The Failures of Questbridge at Tufts
In high school, Dan* dreamed of attending an elite four-year college, but never thought it would be possible. He graduated from his school’s International Baccalaureate (IB) program in the top 4 percent of his class, but knew it would be difficult for his family to afford his higher education.
Dan’s family earns less than $60,000 a year and has a total of four children. His mother is currently going to school on the side, studying social work and education. These factors made earning a degree from a private university like Tufts seem out of the question.
But when Dan was awarded a National College Match scholarship through QuestBridge, a program designed to help low-income students attend college, things started looking up. QuestBridge connects these high achieving students (“match scholars”) with partner colleges. These colleges then provide students with four-year scholarships. Tufts has been a partner school for three years, and the class of 2017 will graduate the first class of QuestBridge scholars.
To applicants, QuestBridge seems to be a nearly perfect program: it connects incredibly smart students with top universities, it walks the students through the application process each step of the way, and it guarantees match recipients full scholarships for their entire four years in college.
Now a junior, Dan arrived at Tufts thinking that he had earned a “full ride,” where all of his expenses at Tufts would be covered by the university. But his QuestBridge scholarship has not provided the amount of money that he expected. “The way the scholarship was broken down, it seemed like there was so much in it—food, books, travel, room and board, and a small amount of personal money,” he said. But his experience was very different. “That’s the way the application looks, and that’s not what happened.”
Match scholars like Dan often come to Tufts thinking that all of their expenses will be covered. But books, travel, and personal expenses are not covered in Tufts’ match scholarship the way that the students anticipate. Many QuestBridge match scholars believe that Tufts is denying them money that they understood to be a part of their scholarship. The match scholars also do not feel adequately supported by Tufts, do not think that the Tufts financial aid office is equipped to handle their questions, and feel that they lack a centralized QuestBridge community. The Tufts Financial Aid Office believes that they are giving QuestBridge students their four-year scholarships and support they need. And QuestBridge itself is completely out of the picture—once the students are admitted to college, QuestBridge’s role formally ends.
Dean Robert Mack, an academic advisor and the QuestBridge liaison at Tufts, said that Tufts stays away from the language of “full ride” for a reason. “There are also a lot of other expenses relating to college that are not part of the ‘need’,” he said. “Need” includes tuition, room and board, fees, and health insurance. Dean Mack explained that there is a small amount of money built in for students’ extra expenses (delineated as “personal” expenses on the QuestBridge site), but it’s not a realistic amount for the whole academic year.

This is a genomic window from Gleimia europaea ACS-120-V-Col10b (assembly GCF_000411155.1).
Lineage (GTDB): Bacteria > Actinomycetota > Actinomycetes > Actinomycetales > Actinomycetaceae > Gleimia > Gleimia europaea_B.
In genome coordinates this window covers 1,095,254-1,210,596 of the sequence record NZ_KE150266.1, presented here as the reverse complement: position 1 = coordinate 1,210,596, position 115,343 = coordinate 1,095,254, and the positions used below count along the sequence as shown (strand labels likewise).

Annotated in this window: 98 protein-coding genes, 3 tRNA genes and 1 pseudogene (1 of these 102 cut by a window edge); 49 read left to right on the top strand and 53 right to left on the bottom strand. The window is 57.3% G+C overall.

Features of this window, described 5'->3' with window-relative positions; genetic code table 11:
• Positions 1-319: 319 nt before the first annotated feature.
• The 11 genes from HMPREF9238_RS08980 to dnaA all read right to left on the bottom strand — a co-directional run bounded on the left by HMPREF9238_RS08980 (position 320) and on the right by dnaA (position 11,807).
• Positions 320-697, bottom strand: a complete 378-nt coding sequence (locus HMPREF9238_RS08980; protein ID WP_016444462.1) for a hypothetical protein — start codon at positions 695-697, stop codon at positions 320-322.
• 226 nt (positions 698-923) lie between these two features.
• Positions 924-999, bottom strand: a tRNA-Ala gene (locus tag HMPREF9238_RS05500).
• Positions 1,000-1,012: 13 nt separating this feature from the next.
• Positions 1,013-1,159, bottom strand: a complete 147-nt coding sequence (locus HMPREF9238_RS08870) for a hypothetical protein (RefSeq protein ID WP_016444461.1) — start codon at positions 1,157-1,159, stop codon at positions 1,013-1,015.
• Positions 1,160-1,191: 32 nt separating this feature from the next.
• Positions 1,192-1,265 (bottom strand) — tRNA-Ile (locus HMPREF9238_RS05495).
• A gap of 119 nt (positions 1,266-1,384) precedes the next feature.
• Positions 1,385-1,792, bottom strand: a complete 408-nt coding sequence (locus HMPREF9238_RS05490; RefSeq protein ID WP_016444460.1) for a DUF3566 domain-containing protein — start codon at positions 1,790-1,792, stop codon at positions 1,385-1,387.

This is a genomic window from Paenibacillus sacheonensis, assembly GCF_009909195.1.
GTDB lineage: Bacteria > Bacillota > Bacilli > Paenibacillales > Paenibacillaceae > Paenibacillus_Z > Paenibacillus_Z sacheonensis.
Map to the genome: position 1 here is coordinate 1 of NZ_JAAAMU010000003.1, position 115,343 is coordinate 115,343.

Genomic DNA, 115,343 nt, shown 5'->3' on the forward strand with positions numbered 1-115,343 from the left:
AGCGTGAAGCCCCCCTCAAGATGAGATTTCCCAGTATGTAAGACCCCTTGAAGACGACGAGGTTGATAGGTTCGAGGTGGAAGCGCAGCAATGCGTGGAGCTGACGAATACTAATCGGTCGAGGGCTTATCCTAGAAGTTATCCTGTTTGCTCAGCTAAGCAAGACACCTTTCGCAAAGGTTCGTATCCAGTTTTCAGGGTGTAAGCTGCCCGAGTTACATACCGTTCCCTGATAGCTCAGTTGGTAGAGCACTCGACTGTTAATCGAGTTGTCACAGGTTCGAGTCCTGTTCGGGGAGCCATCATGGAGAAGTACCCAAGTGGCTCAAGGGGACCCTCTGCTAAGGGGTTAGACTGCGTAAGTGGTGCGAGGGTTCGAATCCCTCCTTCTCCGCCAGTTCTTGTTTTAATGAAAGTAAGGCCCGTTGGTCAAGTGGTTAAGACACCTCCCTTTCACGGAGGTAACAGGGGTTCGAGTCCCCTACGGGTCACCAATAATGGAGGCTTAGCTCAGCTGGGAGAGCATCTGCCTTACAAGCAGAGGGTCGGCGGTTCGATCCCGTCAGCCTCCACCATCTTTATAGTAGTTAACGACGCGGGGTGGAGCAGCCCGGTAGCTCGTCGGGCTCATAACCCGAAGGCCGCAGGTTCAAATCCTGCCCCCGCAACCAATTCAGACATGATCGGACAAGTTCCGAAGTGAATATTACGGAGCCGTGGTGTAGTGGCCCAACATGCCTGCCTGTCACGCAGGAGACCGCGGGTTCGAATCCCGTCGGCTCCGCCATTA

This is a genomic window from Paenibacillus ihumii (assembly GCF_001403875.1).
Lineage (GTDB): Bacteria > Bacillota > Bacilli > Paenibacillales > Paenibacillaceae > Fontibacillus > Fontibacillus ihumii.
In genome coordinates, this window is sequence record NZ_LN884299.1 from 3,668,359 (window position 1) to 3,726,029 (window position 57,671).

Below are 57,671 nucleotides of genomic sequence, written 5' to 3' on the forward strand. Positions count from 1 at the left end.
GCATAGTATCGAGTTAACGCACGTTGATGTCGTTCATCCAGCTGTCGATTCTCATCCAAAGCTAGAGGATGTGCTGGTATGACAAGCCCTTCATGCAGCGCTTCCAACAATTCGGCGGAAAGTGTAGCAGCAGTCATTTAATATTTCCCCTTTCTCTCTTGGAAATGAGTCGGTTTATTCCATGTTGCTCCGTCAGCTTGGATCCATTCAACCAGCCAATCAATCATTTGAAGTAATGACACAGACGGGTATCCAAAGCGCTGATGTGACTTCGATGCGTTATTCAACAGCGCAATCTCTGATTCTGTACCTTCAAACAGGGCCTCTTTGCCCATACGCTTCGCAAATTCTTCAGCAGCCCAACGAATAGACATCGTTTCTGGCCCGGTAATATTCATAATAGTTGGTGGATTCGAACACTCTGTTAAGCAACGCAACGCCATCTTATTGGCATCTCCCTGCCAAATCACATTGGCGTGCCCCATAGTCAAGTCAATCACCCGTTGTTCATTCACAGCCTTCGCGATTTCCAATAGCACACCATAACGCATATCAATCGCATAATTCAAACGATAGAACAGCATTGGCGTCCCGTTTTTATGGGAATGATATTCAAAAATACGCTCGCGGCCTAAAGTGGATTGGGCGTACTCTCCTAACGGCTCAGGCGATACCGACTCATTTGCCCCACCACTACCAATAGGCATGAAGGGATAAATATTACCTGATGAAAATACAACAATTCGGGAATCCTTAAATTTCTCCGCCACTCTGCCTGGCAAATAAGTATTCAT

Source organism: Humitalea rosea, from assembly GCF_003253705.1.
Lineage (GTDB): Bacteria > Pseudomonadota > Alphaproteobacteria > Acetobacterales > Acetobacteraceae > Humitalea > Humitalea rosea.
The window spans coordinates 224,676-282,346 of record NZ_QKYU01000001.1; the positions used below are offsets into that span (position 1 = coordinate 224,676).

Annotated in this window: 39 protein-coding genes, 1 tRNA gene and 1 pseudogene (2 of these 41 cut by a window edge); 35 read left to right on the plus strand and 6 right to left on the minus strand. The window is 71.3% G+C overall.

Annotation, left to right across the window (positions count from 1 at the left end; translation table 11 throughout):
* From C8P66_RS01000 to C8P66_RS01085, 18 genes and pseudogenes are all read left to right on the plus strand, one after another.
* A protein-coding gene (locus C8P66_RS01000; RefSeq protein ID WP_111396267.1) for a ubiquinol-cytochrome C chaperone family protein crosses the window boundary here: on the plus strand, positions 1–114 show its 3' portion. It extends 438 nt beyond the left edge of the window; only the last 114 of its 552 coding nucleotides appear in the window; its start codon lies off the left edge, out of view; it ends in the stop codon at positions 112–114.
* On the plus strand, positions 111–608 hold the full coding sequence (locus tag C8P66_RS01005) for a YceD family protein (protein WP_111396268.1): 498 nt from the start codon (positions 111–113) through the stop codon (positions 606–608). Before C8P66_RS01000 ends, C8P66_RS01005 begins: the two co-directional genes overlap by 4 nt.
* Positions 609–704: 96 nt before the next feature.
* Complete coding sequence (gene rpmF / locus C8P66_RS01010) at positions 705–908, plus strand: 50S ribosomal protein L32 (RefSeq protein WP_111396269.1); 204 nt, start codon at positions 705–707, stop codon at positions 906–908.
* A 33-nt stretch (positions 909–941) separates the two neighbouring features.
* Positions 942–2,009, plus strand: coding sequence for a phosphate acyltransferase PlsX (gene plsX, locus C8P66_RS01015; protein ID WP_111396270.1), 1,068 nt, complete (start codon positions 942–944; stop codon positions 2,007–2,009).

Yet, each QuestBridge scholar that was interviewed used the language “full ride” when their describing their financial aid package..
Dean Mack said that financial aid is “an area where students are confused and rightfully confused. It’s a lot of complicated information that’s not really accessible or really available.” There is a special “scholarship terms” glossary on the QuestBridge website, a testament to the confusing language that is used in an average financial aid breakdown. Though, yes, the information is all there, that doesn’t mean it’s being conveyed effectively.
Successful communication requires not only that the message is clear, but that the other person fully understands that message. And many students in the QuestBridge program at Tufts do not understand the messages coming from QuestBridge or Tufts.
The current junior class of QuestBridge students had a difficult experience coming to Tufts. As the first class of match scholars, many were unclear what steps they needed to take upon arrival. “We were like the guinea pigs,” says a junior match scholar.
Patricia Reilly, Tufts’ director of financial aid, admitted that her team was not completely equipped to handle the first class of QuestBridge scholars. “The first year, students got here and had concerns but didn’t know who to talk to or didn’t think it was appropriate to come to someone,” she said. Reilly also noted that students were confused about what their financial aid package actually covered.
Two years after the first class of QuestBridge students was admitted, Reilly said that a lot has changed. “We’ve tried to be fairly deliberate in making sure that the students know that there are people here whose job it is to help…we’ve been much more proactive in trying to offer services,” she said.
In an effort to be completely transparent with the students, Reilly and her team created a letter that is mailed to each incoming match scholar detailing the breakdown of their financial aid each year. This includes explanations about what the student is responsible for—there is a $2,000 work-study component and a summer work contribution that each student must earn annually. Students receive this letter in March before they arrive at Tufts. Reilly said that she recently shared the letter with the current QuestBridge students enrolled at Tufts as well.